If the user has purchased the FICON switch from Oracle then they will have access to MOS (My Oracle Support). There they are able to access the latest switch FOS versions that are supported by Oracle.
At this time they do not have a publicly viewable website.
A user’s best option is to contact their local Oracle SE and ask them to share the FICON FOS levels that are currently supported in mainframe FICON environments.
Interoperability within a storage network today is commonplace, since no single vendor provides switches, storage nodes, and connectivity adapters. In fact, the majority of mainframe storage networks have multiple storage vendors (a DASD vendor and a tape vendor, or two different DASD vendors, for example). Moreover, storage network device interoperability is well understood: SAN vendors provide interoperability matrices and have extensive experience designing, implementing, managing, and troubleshooting heterogeneous storage networks.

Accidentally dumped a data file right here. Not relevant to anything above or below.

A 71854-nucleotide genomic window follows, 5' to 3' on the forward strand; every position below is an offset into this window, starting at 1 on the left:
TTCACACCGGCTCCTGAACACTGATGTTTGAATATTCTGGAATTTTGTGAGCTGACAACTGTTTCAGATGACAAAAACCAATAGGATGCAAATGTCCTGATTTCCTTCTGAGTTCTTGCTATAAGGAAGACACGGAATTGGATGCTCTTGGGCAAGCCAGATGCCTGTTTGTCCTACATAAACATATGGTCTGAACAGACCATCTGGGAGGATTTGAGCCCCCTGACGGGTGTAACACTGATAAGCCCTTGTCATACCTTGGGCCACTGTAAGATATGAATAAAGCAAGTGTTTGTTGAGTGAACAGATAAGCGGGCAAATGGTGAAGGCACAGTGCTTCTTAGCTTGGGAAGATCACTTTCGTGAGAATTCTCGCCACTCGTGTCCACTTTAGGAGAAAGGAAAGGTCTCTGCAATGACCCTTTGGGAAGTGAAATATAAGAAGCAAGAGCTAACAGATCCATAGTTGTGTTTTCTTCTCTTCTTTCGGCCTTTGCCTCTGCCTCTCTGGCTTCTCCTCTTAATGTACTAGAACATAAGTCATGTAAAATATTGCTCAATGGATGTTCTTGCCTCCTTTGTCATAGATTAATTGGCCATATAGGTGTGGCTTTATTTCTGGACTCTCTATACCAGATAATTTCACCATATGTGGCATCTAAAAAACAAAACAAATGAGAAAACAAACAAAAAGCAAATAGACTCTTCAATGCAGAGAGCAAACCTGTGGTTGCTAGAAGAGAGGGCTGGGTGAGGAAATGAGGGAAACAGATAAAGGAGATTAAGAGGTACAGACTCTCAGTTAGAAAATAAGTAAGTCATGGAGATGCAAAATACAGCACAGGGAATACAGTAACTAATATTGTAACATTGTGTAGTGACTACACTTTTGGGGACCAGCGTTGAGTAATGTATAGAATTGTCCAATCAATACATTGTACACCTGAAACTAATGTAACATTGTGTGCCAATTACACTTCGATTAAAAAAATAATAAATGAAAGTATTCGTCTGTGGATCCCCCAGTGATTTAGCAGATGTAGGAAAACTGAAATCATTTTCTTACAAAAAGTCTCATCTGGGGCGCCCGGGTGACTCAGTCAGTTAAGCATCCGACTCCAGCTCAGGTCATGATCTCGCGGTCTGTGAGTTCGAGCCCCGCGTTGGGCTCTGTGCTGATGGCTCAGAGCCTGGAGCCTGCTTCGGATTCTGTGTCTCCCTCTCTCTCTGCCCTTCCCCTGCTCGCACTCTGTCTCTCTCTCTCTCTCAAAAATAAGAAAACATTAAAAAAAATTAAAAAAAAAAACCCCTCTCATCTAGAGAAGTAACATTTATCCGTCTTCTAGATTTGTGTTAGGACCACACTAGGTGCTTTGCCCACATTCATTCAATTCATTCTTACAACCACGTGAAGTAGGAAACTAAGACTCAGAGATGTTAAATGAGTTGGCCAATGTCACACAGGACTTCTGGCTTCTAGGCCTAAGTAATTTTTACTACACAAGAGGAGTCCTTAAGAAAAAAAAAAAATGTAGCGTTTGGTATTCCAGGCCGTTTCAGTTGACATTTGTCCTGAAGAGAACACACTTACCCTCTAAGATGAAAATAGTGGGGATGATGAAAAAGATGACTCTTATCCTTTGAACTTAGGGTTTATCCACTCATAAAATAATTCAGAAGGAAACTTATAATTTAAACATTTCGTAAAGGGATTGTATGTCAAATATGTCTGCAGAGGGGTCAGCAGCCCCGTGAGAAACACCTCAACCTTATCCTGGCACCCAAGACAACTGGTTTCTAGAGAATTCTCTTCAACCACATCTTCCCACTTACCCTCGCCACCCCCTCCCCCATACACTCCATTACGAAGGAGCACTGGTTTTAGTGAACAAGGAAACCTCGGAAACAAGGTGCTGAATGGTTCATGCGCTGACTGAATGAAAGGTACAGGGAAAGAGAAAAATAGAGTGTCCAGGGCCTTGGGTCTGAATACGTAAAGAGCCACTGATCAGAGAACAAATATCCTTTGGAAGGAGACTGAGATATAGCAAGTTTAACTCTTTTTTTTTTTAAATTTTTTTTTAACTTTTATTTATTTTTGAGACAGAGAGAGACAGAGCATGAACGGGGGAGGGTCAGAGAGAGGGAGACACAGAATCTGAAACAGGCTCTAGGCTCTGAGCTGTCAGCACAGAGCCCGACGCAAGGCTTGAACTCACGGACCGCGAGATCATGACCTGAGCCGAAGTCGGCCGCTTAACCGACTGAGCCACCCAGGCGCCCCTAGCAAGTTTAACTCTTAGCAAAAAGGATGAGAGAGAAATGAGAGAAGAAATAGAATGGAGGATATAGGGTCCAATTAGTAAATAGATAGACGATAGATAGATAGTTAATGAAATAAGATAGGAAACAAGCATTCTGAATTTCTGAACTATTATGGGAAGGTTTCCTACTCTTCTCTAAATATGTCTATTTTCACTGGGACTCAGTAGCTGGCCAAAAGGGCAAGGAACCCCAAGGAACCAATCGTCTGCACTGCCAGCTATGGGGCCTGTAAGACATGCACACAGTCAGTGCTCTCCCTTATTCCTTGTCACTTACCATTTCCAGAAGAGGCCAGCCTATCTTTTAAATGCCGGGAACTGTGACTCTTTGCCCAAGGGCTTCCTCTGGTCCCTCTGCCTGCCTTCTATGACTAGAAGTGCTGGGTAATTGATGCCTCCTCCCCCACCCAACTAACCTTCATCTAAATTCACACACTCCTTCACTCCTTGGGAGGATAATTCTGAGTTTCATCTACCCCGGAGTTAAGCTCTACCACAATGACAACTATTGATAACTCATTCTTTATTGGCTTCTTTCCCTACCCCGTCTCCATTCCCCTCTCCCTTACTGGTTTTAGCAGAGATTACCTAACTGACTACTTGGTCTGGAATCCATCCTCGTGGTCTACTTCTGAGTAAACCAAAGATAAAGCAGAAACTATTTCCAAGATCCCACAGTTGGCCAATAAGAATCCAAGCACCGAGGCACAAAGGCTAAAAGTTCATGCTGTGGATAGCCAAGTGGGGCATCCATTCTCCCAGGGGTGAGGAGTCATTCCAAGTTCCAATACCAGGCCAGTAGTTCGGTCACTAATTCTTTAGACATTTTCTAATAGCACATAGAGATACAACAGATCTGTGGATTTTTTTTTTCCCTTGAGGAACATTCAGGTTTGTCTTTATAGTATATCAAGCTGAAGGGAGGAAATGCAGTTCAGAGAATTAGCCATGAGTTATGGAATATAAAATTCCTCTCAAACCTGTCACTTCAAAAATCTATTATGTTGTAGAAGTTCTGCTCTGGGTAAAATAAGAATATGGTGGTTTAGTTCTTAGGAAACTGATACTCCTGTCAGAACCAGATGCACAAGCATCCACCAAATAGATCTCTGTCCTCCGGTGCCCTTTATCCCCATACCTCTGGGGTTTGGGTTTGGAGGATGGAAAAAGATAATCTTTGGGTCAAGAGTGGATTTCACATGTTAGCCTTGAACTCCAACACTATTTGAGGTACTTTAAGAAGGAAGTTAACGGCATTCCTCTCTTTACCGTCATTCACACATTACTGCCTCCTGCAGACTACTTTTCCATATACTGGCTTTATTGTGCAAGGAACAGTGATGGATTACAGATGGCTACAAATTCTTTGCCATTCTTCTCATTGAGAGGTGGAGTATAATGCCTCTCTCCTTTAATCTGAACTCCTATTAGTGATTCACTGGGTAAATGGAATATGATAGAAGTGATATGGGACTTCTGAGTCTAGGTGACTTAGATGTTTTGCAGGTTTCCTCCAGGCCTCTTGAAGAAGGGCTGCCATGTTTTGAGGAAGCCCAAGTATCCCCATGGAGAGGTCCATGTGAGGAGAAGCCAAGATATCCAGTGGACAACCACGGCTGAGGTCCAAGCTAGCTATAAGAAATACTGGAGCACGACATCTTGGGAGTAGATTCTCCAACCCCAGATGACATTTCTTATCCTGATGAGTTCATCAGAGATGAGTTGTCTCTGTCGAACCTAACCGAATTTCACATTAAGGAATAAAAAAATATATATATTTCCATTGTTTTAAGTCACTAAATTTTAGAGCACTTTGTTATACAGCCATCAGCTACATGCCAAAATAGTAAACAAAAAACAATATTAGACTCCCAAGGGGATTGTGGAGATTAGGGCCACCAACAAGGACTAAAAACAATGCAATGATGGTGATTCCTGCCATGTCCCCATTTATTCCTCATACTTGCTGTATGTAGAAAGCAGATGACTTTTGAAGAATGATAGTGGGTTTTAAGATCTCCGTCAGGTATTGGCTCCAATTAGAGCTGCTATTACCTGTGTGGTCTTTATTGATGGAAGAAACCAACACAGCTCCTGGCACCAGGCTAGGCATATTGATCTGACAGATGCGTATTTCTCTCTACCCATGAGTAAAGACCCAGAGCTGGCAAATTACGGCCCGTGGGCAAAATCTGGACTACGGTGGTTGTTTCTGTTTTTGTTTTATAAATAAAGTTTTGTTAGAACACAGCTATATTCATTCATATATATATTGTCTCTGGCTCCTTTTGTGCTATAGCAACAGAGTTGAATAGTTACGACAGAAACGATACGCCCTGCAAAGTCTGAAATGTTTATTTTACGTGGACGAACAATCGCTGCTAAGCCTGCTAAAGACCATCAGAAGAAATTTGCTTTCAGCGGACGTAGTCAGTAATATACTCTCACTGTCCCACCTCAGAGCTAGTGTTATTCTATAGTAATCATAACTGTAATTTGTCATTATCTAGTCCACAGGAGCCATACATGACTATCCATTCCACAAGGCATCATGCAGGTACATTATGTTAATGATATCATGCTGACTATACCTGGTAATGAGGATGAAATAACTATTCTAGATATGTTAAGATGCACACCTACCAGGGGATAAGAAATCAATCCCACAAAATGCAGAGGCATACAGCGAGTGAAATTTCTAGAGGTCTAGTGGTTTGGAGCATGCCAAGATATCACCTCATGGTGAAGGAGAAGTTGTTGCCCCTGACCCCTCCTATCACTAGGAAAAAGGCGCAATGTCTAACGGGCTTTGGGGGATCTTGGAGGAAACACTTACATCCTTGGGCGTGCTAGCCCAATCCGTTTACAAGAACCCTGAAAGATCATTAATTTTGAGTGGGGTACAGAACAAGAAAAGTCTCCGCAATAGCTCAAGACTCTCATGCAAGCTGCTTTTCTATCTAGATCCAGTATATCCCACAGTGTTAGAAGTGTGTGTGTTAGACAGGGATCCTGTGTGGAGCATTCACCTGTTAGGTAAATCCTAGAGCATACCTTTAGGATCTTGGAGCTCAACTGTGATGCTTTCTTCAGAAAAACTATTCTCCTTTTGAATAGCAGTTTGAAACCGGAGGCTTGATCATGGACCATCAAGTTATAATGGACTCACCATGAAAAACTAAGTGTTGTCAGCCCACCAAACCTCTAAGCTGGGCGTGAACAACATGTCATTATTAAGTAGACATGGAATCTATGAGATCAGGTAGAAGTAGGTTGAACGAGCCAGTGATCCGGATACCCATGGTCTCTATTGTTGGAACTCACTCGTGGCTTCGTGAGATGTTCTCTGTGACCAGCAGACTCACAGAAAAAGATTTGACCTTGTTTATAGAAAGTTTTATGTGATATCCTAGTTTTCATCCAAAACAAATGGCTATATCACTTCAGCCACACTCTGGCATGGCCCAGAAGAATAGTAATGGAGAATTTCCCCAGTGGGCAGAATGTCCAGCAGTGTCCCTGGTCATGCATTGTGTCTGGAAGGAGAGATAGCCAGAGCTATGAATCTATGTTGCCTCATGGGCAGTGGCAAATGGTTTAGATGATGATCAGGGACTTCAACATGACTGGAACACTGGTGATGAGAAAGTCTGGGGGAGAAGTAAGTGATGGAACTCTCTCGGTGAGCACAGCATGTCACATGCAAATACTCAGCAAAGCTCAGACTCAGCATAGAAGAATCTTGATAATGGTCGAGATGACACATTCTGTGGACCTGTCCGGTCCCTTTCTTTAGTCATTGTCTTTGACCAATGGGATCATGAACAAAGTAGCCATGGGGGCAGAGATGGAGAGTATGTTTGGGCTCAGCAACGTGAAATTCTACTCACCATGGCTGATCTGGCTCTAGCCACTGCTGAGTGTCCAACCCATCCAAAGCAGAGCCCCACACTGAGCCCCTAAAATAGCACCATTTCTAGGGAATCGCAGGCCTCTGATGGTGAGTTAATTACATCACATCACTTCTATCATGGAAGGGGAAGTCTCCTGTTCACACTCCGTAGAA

As presented here, Brocade’s Fabric OS is the operating system firmware that provides the intelligence for the CPU brains under the switch covers for deploying robust storage networks and in particular, mainframe storage networks. FOS runs on the Brocade family of Fibre Channel and FICON Directors and switches—providing transparent interoperability between 1, 2, 4, 8, and 16 Gbps devices for superior investment protection.
All of the functionality of FOS is resident in the FOS version of code that is deployed on a FC switching device. Some of that FOS functionality must be enabled through standard licenses such as the Enterprise Bundle licenses, or through the optional licenses such as the FICON Management Server (CUP) license. But no new FOS code is ever added to a switching device just because a license is enabled on that device. All of that FOS code is already there – it is just not being used until the license allows it to be used.
Brocade FOS also enables the reliable, high-performance data transport that is crucial for interconnecting thousands of servers and storage devices within a fabric. And it delivers industry-leading technologies that help improve performance, efficiency, RAS, and optimization of those SAN fabrics at an affordable cost. The integration of our innovative Brocade FOS with FC SAN fabric technology uniquely enables Brocade products to provide the building blocks that solve today's challenges and act as a strategic foundation for next-generation data centers.